Do more by doing less

Contact Counsellor

Do more by doing less

  • The government’s creativity and persistence in divesting the national carrier must be replicated with most of the remaining 360+ central PSUs
  • Air India’s sale is important for three reasons — priorities, resources, mindset — and is a template for the Indian state to do more by doing less.

Issues in running Public enterprises by state

Unfair disadvantages in human resources

  • Air India had 12 trade unions, employees per plane were double global standards, and employee cost was an abnormal 20 per cent of revenues.

Neglect over sectors of Human resources

  • The resources are diverted from state’s core job — security, primary healthcare and education, research funding, justice delivery, etc which suffered after Independence because scarce public resources were diverted to doing things that the private sector could do better.

Investment hunger

  • State sector firms indulge in “investment hunger” and don’t fear losses because they know they will be bailed out.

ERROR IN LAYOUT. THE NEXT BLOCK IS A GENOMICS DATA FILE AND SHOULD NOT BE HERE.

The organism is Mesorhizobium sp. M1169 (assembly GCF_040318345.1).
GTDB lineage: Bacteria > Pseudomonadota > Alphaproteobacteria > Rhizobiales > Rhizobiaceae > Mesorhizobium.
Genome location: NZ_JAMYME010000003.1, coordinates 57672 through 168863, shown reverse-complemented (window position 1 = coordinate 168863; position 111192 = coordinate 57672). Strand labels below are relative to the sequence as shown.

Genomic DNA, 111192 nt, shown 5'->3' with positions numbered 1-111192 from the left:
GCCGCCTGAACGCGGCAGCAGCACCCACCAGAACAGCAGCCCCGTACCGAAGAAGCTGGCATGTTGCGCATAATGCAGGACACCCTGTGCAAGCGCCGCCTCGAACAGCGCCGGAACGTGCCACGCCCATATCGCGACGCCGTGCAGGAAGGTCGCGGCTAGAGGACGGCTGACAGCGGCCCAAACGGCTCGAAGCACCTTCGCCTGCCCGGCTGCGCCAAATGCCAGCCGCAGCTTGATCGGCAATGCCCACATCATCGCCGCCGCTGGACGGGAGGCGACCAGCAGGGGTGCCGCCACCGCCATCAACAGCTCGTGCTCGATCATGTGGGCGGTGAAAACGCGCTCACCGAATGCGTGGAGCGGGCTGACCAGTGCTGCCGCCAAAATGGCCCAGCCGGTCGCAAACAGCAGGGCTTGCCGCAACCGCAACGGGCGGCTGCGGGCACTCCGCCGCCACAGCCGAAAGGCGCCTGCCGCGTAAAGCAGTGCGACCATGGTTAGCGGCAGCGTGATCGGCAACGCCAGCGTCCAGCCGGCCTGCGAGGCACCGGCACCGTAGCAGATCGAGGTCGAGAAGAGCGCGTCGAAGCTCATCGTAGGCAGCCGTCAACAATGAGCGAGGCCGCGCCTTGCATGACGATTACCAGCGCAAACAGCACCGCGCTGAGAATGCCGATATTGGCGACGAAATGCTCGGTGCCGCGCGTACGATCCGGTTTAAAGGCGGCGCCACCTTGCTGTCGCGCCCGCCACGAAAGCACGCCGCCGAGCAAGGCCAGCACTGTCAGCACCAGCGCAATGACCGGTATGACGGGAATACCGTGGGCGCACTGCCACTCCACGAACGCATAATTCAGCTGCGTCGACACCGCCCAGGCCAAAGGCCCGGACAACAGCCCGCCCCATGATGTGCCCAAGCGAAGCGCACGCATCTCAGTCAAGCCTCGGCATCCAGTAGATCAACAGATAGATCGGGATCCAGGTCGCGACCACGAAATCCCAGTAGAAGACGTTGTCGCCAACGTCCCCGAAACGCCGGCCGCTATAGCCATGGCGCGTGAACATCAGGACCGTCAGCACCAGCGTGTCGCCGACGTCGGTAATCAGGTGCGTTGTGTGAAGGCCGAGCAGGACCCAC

• Air India costed the government only Rs 2.5 crore to buy, but it has incinerated Rs 1.1 lakh crore since 2009.

Way forward

  • Government’s creativity and persistence in divesting Air India must be replicated with most of the remaining 360-plus central PSUs.
  • In parallel, with state government finances also ravaged by the pandemic, states privatising over 1,500 poorly run state PSUs could ease fiscal woes.
  • Leaving the command, control and conquer mindset and regulating private sector only where needed in larger public interest.
  • Focussing on performance rather than merely doing the job by officials.


  • Privatisation hardly means a weak or small state; a modern state is a welfare state.
  • Under Deng Xiaoping and Zhu Rongji, China converted over two-thirds of its state-owned enterprises to private ownership, boosting productivity manifold.
  • China is powerful because of a $14 trillion GDP fuelled by private entrepreneurs, foreign investors, and multinational companies.
  • The top ranks of Norway, Sweden, and Finland in government spending as a share of GDP are financed by their private efficiency.
  • Thus India should look for ways to improve the efficiency of its private sector rather than state occupation of sectors.